was discharged by writ of habeas corpus, when he had been convicted in a court of the United States of an infamous crime upon an information without an indict. ment. Ex parte Wilson, 114 U. S. 417, 29 L. ed. 89. A crime is considered infamous when punishable by imprisonment in a State prison or penitentiary with or without hard labor. Ex parte Wilson, 114 l'. S. 417, 29 L. ed. 89; Mackin v. U. S., 117 U. S. 348, 29 L. ed. 909. A prisoner may be discharged by habeas corpus when his conviction was in a court of the United States, under an indictment, the body of which was amended by the court. Ex partc Bain, 121 U. S. 1, 30 L. ed. 849. Or under an indictment found hy a grand jury unauthorized by law, but see Re Wilson, 140 U. S. 575, 3.5 L, ed. 513; Ex parte Harding, 120 U, S. 782, 30 L. ed. 824, or he has been sentenced in his absence,

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The rule that, unless the contrary appears on the record, a cause is deemed to be without the jurisdiction of a District Anderson v. Denver, C. C. A., 265 illegality of commitment for Fed. 3. But not because he was lunacy when the person committed tried while he was insane. Myers v. had no notice of the proceeding nor Halligan, C. C. A., 244 Fed. 42012. opportunity to be heard. Walters v. A prisoner may be discharged McKinnis, 221 Fed. 746; (as to efwhen he is confined under a stat- fect of intimidation of the jury by a ute, State or Federal, Medley, Peti- mob, see Frank v. Mangum, 237 U. tioner, 134 U. Ş. 160, 33 L. ed. S. 309, 335). Or when held by a 835; Ohio V. Thomas, 173 U. S. State court under a charge of a 276, 43 L. ed. 699; Re Waite, crime exclusively within the juris81 Fed. 359; Re Fair, 100 Fed. 149; diction of the Federal courts, Re which is repugnant to the Federal Loney, 134 U. S. 372, 33 L. ed. 949; Constitution, Ex parte Siebold, 100 Re Neagle, 135 U. S. 1, 34 L. ed. U. S. 371, 25 L. ed. 717; Ex parte 55. Cf. Ex parte Thompson, 1 Clarke, 100 U. S. 399, 25 L. ed. Flippin, 507; U. S. v. McClay, 4 715; Ex parte Curtis, 106 U. S. 371, Cent. L. J. 255; Ex parte Larsen, 27 L. ed. 232. But see Henry V. 233 Fed. 708, where the State Henkel, 235 U. S. 219. Or when he statute had been repealed; of a is held by any court, State or Fed- consul of a foreign country, Ex eral, under process based upon a parte Anderson, 184 Fed. 114. city ordinance, Stockton Laundry A prisoner who is held in custody Case, 26 Fed, 611; or a statute State under a conviction of a Federal or Federal; Ex parte Siebold, 100 court may, after his pardon by the U. S. 371, 25 L. ed. 717; Ex parte President of the United States, be Clarke, 100 U. S. 399, 25 L. ed. 715; released by habeas corpus, GreatEx parte Curtis, 106 U. S. 371, 27 house's Case, 2 Abb. U. S. 382. But L. ed. 232; Medley, Petitioner, 134 the decision of a Board of Parole U. S. 160, 33 L. ed. 835; but see denying a release on parole cannot Ex parte Crowder, 171 Fed. 250;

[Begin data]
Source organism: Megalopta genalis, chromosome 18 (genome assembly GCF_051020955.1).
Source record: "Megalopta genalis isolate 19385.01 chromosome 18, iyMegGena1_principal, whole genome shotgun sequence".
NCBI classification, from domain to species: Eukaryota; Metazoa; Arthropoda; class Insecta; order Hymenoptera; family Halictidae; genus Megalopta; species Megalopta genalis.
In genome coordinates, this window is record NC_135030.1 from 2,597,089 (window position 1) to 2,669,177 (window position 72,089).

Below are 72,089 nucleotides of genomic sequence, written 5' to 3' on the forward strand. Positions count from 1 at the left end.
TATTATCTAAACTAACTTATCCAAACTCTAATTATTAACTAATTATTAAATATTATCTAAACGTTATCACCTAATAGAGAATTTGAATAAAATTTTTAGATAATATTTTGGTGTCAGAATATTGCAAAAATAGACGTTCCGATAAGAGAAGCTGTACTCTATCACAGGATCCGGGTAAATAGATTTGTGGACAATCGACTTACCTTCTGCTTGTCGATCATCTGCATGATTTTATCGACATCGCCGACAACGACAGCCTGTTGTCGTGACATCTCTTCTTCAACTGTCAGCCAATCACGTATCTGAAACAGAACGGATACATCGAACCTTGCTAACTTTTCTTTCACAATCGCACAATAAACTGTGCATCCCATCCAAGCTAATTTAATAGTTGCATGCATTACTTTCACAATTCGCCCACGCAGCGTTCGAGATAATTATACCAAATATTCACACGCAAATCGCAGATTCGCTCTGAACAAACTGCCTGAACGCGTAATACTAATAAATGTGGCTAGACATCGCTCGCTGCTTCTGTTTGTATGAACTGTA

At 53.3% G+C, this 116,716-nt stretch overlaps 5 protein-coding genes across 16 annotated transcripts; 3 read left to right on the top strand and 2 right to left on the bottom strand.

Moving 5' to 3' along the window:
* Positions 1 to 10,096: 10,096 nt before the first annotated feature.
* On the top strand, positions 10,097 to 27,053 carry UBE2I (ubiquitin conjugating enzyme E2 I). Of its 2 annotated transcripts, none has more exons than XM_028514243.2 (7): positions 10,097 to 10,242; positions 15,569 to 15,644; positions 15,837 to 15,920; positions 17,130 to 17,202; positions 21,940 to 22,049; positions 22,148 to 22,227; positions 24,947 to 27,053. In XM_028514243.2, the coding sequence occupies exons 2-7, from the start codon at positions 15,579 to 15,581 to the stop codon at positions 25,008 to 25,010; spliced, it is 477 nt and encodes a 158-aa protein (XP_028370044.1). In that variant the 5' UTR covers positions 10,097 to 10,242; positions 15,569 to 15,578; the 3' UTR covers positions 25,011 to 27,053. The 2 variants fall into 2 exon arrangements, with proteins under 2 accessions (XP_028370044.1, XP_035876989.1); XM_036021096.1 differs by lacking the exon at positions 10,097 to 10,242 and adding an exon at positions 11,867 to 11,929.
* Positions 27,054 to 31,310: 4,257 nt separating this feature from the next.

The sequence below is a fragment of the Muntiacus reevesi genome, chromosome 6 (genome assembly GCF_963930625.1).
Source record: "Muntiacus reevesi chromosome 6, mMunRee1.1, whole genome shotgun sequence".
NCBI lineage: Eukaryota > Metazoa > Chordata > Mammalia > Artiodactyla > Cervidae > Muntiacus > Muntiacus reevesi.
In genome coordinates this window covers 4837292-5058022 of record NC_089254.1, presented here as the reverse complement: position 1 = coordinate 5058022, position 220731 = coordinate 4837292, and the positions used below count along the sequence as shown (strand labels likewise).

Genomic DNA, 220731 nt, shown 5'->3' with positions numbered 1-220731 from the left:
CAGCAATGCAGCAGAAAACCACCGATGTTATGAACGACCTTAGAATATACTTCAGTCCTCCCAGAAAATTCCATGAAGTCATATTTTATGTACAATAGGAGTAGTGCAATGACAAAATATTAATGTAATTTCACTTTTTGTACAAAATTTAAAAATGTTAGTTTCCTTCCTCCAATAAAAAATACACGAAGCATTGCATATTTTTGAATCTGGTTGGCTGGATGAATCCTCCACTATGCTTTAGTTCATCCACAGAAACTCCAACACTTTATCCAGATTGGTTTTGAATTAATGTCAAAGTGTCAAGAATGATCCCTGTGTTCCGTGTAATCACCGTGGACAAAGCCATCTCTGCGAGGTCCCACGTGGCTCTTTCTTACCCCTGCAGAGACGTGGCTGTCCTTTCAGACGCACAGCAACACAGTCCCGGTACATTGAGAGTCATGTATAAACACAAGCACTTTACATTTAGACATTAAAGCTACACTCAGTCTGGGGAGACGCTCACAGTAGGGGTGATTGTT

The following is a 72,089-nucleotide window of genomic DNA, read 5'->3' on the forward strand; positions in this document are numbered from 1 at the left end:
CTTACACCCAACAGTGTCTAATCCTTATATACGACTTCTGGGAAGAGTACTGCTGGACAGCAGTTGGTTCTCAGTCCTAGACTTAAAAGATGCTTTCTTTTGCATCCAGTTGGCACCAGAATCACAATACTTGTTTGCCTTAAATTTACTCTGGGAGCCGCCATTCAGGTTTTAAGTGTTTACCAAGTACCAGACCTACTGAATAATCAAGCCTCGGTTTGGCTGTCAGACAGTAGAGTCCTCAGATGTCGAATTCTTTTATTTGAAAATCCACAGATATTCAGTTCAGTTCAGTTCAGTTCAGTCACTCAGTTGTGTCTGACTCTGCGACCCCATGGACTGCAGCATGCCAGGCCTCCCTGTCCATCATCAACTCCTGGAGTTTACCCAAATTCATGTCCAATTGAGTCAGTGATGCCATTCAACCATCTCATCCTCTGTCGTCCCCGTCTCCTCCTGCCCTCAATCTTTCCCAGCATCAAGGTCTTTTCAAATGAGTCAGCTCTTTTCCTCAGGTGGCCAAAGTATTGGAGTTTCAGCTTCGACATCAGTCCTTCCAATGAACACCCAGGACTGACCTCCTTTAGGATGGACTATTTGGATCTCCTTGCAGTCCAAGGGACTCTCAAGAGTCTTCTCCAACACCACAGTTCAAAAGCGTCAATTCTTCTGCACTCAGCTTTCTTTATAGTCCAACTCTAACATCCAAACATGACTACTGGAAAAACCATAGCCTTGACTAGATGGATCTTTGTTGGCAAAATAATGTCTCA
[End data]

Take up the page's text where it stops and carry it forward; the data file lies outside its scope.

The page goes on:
ordinarily be thus reviewed. Redwhich is repugnant to the Federal

man v. Duehay, C. C. A., 246 Fed. Constitution. “Though the law it- 283. Or, it seems, if in custody unself be fair on its face and impartial der sentence by a State or Federal in appearance, yet if it is adminis

court without a trial upon a plea of tered by public authority with an not guilty, Re Converse, 42 Fed. 217, evil eye and an unequal hand, so 219. Or it seems if, when indicted as practically to make unjust and for one crime, he has pleaded guilty illegal discriminations between per- of another, and is held in custody sons in similar circumstances, ma- under sentence for either. Re Conterial to their rights, the denial of verse, 42 Fed. 217, 219. But see Re equal justice is still within the pro- Maldonado, 63 Fed. 825. Or under hibition of the Constitution." Yick a judgment imposing a second penWo v. Hopkins, 118 U. S. 356, 368. alty or different penalty from that Such was held to be the refusal of previously imposed upon the same the State court to pass upon the party for the same offense, although